Words by MIKE JACOBS
As the debate between High School soccer and the United States Soccer Development Academy continues to forge forward, there was a lot of national media attention directed their way this past week.
Sam Borden of the New York Times wrote about the choices that players involved in both affiliations are being ased to make.
Professional sports leagues in the United States have long relied on high schools to help cultivate the country’s best athletes. Rosters in Major League Baseball, the N.F.L. and the N.B.A. are filled with former scholastic stars, many of whom hold tightly to their quintessentially American memories of homecoming, letterman jackets and games played under the Friday night lights.
But for the organization charged with producing soccer players who can compete with the world’s best, that system has been deemed inadequate. The United States Soccer Federation announced a new policy recently that will uncouple high school soccer and the training of top youth players, a move that is unique among major team sports in this country and, some believe, is indicative of a trend in the way the United States develops elite athletes.
The shift by the federation applies to its top boys teams around the country, requiring players on those teams — known as Development Academy teams — to participate in a nearly year-round season and, by extension, forcing them and their soccer moms and dads to decide whether they should play for their club or play for their school.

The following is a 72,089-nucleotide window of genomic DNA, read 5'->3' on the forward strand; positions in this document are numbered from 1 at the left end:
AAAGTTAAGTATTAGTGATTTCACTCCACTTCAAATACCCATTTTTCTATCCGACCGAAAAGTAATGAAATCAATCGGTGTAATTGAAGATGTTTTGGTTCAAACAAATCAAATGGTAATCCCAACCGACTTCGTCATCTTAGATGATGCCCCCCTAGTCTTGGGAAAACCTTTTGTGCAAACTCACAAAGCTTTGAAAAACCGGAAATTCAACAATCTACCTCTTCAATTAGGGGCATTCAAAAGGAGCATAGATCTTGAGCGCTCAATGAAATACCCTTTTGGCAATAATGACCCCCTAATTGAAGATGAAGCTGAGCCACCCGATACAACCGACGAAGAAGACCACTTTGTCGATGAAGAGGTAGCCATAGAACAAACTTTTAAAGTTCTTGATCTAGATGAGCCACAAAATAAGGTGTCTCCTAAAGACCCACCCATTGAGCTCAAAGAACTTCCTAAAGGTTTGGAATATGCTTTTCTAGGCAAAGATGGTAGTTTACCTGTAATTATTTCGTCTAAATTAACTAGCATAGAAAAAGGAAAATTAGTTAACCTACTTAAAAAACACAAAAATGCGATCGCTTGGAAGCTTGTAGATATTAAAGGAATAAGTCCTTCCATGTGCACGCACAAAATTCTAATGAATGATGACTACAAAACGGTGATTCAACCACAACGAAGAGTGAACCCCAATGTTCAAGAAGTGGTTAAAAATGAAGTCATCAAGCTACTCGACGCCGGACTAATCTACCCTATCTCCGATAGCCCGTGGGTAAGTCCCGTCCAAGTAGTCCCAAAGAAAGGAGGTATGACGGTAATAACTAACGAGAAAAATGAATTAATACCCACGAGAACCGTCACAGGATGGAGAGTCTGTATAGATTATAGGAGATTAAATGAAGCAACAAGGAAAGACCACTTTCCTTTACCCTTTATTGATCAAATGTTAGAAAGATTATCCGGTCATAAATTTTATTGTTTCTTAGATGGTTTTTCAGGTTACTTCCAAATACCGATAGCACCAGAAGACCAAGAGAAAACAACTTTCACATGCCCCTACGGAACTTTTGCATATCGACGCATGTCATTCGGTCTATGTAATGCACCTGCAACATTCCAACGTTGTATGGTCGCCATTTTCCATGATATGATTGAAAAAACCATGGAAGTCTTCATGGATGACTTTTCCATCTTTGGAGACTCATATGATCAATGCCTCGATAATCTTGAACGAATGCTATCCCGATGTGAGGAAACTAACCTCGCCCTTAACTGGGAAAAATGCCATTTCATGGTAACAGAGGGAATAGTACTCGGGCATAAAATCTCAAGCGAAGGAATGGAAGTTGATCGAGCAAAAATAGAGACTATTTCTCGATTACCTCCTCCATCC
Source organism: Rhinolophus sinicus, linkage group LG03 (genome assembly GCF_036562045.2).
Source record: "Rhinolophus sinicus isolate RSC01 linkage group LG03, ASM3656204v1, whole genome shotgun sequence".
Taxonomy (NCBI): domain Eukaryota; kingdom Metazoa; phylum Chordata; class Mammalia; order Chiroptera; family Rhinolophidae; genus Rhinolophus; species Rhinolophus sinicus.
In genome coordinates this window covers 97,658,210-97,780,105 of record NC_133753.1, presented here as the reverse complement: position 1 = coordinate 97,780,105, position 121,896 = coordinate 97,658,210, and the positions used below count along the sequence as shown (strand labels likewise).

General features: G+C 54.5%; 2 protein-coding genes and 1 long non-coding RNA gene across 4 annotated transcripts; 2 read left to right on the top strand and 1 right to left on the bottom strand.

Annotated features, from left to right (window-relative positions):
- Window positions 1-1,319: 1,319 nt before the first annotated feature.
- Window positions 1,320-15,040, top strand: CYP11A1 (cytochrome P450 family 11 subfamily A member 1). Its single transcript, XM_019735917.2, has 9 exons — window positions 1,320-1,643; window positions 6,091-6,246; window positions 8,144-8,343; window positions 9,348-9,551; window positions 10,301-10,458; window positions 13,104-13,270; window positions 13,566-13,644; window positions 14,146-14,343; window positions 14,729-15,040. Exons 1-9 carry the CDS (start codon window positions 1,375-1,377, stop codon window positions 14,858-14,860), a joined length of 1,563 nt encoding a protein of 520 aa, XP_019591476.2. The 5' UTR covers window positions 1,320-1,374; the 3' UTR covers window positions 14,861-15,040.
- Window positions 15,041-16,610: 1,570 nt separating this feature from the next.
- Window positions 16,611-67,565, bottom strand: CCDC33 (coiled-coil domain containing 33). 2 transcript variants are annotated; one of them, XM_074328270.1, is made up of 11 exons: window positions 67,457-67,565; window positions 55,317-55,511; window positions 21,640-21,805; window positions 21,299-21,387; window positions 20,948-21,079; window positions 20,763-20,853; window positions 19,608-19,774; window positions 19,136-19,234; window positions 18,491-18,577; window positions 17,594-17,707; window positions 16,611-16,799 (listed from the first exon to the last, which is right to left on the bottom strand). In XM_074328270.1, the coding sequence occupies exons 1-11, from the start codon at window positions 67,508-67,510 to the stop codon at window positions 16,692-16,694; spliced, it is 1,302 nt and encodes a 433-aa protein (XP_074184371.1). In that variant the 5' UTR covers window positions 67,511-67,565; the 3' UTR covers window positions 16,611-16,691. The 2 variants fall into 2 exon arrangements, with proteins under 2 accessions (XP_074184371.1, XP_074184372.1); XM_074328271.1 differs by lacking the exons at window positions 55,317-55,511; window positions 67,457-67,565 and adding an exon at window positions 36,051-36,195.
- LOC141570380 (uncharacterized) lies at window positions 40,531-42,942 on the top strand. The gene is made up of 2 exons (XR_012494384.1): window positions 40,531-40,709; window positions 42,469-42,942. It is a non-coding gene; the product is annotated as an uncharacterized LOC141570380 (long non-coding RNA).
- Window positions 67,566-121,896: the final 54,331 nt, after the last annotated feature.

The move has stirred a fierce debate among players, coaches and parents from California to Connecticut. In community forums, during town-hall-style meetings and on Internet message boards, those in favor have lauded the move as a requisite (and obvious) step to raising the quality of soccer in the United States, while critics have labeled it misguided, overzealous and an unnecessary denial of a longstanding American experience for children.
The federation’s decision is believed to be the first instance of a major team sport’s national organization keeping some of its members from playing scholastically. For players like Steven Enna, a sophomore and star forward at St. James Academy in Lenexa, Kan., who also plays for his local academy team, Sporting Kansas City, the shift has created an unsettling situation made stickier because his father is also his high school coach.
“It’s awkward,” Enna said. “You look at LeBron James — he played for his high school and went pro. Why do we have to give it up?”
The short answer, according to the national federation, is that soccer is different. If the United States hopes to compete with traditional soccer powers like Spain, Brazil and the Netherlands, the organization said, it must close the gap with those countries when it comes to identifying and training the best players.
The introduction of the Development Academy program — which began in 2007, features enhanced coaching and competition (but with a focus on out-of-competition training), and now consists of 78 clubs nationwide — was a step in that process, according to the academy’s director of scouting, Tony Lepore. But even five years ago, Lepore said, top soccer officials were doing research that consistently led them to believe this latest model, featuring a 10-month season and player exclusivity, was the only choice.